Queen Bees are the consequence not the cause of sexist work-places

Queen Bee is a term used in business psychology to refer to women in senior positions who boast about their own masculine attributes, whilst derogating their female subordinates and endorsing sexist stereotypes. According to articles in the popular press, the presence of Queen Bees is as much a cause of gender inequality at work as is the sexism shown by men. A new article by Belle Derks and her colleagues challenges this claim, arguing instead that sexist work-places are a breeding ground for Queen Bees - that the latter are a consequence, not a cause, of sexism at work.

Derks team surveyed 94 women holding senior positions in several Dutch organisations (in the Netherlands, women make up only 7 per cent of the boards of the largest 100 companies and on average earn 6.5 per cent lower pay than men). The central finding was that those women who showed all the hall-marks of a Queen Bee tended to recall having suffered more sexism and prejudice in their own careers and, moreover, tended to report feeling less identification with other women when they started their careers.

According to Derks and her colleagues, when women join a sexist work-place, they have two options - they can either bolster their ties to other women or they can distance themselves from their feminine identity. The new findings are consistent with the idea that women who have a weaker feminine identity in the first place are more likely to go for the second option. Derks' central point is that it's the sexist culture that forces women to make this choice and start on the path to becoming a Queen Bee.

As with so much psychological research, this study suffers from the serious weakness of being cross-sectional in design. This means that rather than a sexist culture causing women to reject their feminine identity and become a Queen Bee, the effect could work backwards such that being a Queen Bee somehow makes you more likely to recall being the victim of sexism. However, the researchers argue this is unlikely - if anything they think established Queen Bees would be likely to downplay the presence of gender discrimination.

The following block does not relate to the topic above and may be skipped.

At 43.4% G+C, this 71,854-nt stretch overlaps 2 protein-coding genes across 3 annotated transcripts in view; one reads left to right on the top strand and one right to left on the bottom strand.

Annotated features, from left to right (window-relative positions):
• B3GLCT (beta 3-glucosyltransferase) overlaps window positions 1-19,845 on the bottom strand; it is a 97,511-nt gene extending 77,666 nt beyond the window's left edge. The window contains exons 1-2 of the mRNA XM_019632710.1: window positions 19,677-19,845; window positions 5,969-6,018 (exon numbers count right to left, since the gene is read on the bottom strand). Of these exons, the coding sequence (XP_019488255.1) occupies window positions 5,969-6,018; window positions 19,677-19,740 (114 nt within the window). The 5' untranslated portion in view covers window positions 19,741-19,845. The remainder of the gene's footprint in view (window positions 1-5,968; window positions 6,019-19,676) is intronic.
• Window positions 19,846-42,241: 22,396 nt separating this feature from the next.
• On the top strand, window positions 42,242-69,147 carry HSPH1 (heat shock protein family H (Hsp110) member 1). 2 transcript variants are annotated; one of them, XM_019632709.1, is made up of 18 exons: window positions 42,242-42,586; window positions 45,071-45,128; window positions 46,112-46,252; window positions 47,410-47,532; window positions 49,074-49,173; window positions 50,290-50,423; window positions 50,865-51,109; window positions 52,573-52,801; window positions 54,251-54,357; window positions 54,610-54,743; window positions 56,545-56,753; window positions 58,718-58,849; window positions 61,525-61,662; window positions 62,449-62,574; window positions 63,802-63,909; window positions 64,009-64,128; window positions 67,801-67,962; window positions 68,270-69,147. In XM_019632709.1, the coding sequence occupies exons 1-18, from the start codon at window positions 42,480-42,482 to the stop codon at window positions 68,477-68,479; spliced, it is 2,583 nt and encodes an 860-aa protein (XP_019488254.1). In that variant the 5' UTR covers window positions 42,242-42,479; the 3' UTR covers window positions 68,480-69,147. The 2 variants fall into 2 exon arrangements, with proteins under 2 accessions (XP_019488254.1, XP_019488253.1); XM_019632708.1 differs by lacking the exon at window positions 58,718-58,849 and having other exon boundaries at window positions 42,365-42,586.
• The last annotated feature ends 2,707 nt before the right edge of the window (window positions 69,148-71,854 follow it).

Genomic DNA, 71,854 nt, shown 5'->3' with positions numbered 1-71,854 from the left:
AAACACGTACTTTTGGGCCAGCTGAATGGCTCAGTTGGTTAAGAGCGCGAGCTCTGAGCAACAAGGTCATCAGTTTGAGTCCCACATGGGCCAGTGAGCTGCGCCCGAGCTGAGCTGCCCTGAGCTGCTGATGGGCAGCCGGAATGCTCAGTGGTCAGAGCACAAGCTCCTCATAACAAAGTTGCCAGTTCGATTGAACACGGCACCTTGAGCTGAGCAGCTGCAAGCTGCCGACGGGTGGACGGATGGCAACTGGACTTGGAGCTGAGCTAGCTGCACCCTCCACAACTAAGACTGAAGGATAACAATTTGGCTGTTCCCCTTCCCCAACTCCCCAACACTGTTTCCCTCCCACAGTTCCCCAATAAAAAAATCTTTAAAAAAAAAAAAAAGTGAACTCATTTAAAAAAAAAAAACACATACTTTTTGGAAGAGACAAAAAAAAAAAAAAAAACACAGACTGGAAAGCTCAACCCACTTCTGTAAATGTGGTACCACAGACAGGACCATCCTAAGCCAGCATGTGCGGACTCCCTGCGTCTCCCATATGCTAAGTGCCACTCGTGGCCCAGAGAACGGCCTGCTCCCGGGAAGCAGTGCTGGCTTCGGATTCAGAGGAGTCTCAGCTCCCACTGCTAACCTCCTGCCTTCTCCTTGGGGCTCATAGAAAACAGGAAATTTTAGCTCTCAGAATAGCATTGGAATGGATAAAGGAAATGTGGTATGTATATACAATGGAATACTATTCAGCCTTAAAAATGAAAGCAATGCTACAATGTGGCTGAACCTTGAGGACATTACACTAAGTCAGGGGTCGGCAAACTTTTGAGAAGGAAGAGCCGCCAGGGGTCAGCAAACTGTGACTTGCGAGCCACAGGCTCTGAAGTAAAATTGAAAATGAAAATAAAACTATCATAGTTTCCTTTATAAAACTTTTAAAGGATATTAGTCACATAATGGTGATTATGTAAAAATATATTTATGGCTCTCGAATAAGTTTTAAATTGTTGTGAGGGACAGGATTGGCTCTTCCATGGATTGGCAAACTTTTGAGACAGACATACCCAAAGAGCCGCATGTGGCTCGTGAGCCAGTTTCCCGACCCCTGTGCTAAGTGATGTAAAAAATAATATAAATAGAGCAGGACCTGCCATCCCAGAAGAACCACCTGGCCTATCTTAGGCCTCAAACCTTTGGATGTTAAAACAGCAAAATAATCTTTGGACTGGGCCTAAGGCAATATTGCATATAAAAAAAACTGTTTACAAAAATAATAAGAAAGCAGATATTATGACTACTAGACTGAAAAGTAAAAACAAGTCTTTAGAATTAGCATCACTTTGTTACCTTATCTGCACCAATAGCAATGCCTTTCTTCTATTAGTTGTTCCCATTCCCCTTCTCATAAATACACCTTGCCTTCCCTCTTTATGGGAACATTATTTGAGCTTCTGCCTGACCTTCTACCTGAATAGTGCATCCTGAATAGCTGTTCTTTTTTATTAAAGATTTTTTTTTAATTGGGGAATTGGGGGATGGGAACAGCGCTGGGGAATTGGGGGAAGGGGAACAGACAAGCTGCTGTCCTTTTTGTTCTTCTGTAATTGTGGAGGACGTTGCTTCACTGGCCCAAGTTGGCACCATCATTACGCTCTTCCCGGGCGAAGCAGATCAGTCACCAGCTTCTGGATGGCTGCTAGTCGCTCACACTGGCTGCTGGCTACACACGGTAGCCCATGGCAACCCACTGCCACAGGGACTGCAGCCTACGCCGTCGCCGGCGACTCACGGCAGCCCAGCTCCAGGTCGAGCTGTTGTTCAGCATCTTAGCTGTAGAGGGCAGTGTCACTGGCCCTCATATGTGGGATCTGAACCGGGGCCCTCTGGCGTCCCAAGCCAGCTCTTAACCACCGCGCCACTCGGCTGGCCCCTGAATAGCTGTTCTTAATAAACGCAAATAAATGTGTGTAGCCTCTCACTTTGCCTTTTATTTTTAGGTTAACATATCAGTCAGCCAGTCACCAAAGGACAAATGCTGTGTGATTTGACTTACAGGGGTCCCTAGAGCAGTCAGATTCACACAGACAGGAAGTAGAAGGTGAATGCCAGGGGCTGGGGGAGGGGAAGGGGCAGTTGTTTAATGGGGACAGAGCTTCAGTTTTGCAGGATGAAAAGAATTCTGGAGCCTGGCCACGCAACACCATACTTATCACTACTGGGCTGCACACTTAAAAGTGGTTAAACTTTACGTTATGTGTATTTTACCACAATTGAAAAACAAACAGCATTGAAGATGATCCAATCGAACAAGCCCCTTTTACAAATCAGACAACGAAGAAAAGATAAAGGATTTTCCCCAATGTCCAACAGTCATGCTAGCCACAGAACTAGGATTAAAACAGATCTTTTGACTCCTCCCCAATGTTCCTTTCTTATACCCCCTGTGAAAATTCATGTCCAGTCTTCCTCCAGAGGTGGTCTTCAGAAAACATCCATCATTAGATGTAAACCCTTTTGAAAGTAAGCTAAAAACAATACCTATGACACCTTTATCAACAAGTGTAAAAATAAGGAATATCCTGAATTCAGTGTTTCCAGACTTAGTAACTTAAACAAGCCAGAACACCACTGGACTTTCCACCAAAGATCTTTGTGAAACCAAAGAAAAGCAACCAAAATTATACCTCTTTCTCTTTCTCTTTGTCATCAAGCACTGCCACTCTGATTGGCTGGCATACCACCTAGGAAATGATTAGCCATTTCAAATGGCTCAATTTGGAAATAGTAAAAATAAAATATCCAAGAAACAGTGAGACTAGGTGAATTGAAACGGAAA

The new results have important implications for organisations seeking to reduce sexism. Simply appointing a few token female senior managers in a sexist culture is likely to backfire as this will dispose them to becoming Queen Bees, thus worsening the situation for their female subordinates. Instead greater emphasis should be placed on reducing sexist beliefs and practices in the organisation. 'In companies that ensure that women can achieve career success without having to forgo their gender identification,' the researchers said, 'women in senior positions are more likely to become inspiring role models who have positive attitudes about the potential of their female subordinates.'
Derks B, Ellemers N, van Laar C, and de Groot K (2010). Do sexist organizational cultures create the Queen Bee? The British journal of social psychology / the British Psychological Society PMID: 20964948
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